Adapted from articles from the University of Minnesota and the University of Washington.

 

Local Food Resources in Minnesota

For CSA (community supported agriculture) farms:

www.minnesotagrown.com

 

For a list of farmers selling direct to consumers (especially during COVID-19): 

www.minnesotacooks.org

 

To find restaurants working with local farmers around Minnesota and serving quality foods, check out the farm-to-table directory at Minnesota Cooks:

www.minnesotacooks.org

 

To visit two of my favorite Twin Cities farmers markets:

www.stpaulfarmersmarket.com

www.millcityfarmersmarket.org

 

For a wonderful, satisfying, local food experience in Northeast Minneapolis:

www.foodbuilding.com

 

For Animal Protein:

www.pettitpastures.com (grass fed beef)

www.ykeracres.com (pastured pork & grassfed beef)

www.redtablemeatco.com (salumi)

www.ferndalemarketonline.com (turkey)

www.ironshoefarm.com (pork, beef, chicken, and more)

www.lowryhillmeats.com (butcher shop)

Drunken Beans

In honor of Cinco de Mayo, I couldn’t resist sharing a recipe template for drunken beans – frijoles borrachos – that we’ve been eating up (literally) like nobody’s business at our house.

A dear friend mentioned she’d just added them to her cooking list, inspiring me to rotate them into our own meal plan for the week. For those of you who’ve never tried drunken beans, they’re basically just beans simmered in dark beer with onion, bacon, and a handful of seasonings, which results in a super flavorful and satisfying meal or side dish.  Virtually all of the alcohol from the beer boils out during cooking, so you don’t have to worry about anyone getting tipsy from eating them.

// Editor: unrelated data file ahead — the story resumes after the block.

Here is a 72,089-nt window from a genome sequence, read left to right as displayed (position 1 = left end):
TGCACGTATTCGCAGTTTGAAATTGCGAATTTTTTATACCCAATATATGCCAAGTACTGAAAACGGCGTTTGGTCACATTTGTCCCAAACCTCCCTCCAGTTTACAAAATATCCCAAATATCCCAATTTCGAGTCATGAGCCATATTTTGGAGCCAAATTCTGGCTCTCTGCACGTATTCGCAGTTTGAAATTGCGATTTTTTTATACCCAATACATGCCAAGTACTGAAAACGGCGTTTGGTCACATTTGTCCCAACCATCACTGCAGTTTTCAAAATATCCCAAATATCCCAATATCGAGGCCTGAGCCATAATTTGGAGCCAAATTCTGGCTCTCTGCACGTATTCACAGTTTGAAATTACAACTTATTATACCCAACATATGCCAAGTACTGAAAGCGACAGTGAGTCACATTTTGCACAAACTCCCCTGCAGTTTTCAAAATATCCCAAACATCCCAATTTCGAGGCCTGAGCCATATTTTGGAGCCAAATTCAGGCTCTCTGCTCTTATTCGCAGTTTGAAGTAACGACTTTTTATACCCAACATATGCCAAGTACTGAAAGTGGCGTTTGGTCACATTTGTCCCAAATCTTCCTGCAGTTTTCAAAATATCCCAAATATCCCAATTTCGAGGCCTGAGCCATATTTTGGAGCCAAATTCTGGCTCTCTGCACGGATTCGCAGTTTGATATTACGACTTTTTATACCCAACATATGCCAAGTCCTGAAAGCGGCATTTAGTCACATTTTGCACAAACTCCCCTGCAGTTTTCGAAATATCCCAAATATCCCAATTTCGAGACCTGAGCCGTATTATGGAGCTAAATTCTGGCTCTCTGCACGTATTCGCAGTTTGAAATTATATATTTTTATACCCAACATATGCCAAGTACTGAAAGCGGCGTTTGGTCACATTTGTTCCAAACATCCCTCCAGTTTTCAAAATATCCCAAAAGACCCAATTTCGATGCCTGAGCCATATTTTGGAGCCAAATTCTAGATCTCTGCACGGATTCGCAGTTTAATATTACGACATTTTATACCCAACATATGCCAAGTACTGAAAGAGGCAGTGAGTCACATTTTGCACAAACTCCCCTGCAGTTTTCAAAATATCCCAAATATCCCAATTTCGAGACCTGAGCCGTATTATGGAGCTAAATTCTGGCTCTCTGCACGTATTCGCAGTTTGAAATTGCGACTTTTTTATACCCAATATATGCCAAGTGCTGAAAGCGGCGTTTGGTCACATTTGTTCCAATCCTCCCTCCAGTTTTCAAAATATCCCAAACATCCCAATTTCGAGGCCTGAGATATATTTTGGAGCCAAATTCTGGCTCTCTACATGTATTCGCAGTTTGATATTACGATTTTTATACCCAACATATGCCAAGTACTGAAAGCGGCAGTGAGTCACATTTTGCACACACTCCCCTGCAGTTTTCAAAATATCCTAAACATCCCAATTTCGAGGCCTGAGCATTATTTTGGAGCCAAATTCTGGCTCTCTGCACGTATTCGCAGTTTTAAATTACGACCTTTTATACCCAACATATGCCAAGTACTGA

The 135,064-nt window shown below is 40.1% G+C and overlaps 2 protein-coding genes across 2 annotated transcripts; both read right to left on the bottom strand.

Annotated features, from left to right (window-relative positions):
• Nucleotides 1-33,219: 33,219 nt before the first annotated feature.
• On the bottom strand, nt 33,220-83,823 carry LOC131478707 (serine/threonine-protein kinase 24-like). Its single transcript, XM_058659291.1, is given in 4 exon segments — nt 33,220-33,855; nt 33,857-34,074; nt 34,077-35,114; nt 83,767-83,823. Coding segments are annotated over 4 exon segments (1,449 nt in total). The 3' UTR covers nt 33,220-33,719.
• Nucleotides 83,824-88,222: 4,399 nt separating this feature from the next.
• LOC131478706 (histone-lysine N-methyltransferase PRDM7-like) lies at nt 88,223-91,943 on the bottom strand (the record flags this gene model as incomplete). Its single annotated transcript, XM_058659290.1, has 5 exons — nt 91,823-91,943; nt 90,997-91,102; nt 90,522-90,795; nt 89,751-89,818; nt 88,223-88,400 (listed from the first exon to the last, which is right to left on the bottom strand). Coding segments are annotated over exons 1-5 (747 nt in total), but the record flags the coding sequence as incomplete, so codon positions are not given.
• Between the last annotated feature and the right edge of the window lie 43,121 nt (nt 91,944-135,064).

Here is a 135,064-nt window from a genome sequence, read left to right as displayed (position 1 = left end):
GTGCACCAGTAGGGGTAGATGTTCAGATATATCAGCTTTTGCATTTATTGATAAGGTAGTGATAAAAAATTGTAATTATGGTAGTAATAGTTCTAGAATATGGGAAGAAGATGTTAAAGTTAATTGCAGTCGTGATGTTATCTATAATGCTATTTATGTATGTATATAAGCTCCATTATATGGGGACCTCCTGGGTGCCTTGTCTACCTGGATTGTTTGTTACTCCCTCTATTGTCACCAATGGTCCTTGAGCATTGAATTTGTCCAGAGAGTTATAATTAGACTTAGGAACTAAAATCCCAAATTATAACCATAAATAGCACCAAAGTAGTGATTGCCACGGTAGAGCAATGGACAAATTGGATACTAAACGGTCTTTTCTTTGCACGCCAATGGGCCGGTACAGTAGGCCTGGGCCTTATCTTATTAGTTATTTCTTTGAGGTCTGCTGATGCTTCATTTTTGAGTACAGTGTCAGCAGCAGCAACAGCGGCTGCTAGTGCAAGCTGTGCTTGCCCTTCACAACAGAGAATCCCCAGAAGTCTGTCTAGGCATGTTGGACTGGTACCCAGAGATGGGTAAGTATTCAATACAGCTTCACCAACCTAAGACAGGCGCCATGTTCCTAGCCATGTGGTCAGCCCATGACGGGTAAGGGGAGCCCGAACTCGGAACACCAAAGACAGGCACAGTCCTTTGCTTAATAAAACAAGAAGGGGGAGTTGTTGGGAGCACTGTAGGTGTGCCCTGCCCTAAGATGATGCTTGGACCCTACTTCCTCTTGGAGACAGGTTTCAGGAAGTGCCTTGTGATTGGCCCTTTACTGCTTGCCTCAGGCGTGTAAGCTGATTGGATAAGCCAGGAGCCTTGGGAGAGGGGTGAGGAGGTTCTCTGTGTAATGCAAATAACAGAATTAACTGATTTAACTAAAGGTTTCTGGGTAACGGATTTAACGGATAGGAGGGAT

Though I’m no expert, I think drunken beans are usually made with pinto or black beans, but I picked up some dried local heirlooms at the farmers market last week called Good Mother Stallard, and they turned out deliciosos. Good Mother Stallards look like a speckled pinto and are slightly larger than your average pinto. I picked them for no other reason than they are beautiful, grown locally, and I felt drawn to them. I’m certainly not a drunken bean expert, but I don’t see why you couldn’t use red beans or another specialty bean you enjoy. I’ve heard Peruvian or Mexican yellow beans are another good choice.